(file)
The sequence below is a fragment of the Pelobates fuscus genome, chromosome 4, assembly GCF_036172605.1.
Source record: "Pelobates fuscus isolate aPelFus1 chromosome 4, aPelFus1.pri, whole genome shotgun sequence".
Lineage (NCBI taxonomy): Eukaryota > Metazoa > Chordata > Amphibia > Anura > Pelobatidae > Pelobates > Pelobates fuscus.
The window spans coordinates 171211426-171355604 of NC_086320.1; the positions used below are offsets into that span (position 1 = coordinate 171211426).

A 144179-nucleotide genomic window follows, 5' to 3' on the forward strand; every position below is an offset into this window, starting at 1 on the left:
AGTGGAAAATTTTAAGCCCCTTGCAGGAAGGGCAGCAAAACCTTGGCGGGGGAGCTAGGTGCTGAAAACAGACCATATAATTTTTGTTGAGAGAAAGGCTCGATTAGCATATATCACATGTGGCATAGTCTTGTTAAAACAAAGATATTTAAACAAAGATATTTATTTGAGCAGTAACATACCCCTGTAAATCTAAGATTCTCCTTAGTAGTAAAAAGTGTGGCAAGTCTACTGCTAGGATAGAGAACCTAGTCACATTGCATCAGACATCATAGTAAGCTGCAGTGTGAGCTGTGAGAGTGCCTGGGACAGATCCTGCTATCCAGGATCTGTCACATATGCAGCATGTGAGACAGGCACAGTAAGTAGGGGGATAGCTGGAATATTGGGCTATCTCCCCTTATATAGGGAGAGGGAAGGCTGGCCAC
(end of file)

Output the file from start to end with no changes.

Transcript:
The sequence below is a fragment of the Pelobates fuscus genome, chromosome 4, assembly GCF_036172605.1.
Source record: "Pelobates fuscus isolate aPelFus1 chromosome 4, aPelFus1.pri, whole genome shotgun sequence".
Lineage (NCBI taxonomy): Eukaryota > Metazoa > Chordata > Amphibia > Anura > Pelobatidae > Pelobates > Pelobates fuscus.
The window spans coordinates 171211426-171355604 of NC_086320.1; the positions used below are offsets into that span (position 1 = coordinate 171211426).

A 144179-nucleotide genomic window follows, 5' to 3' on the forward strand; every position below is an offset into this window, starting at 1 on the left:
AGTGGAAAATTTTAAGCCCCTTGCAGGAAGGGCAGCAAAACCTTGGCGGGGGAGCTAGGTGCTGAAAACAGACCATATAATTTTTGTTGAGAGAAAGGCTCGATTAGCATATATCACATGTGGCATAGTCTTGTTAAAACAAAGATATTTAAACAAAGATATTTATTTGAGCAGTAACATACCCCTGTAAATCTAAGATTCTCCTTAGTAGTAAAAAGTGTGGCAAGTCTACTGCTAGGATAGAGAACCTAGTCACATTGCATCAGACATCATAGTAAGCTGCAGTGTGAGCTGTGAGAGTGCCTGGGACAGATCCTGCTATCCAGGATCTGTCACATATGCAGCATGTGAGACAGGCACAGTAAGTAGGGGGATAGCTGGAATATTGGGCTATCTCCCCTTATATAGGGAGAGGGAAGGCTGGCCAC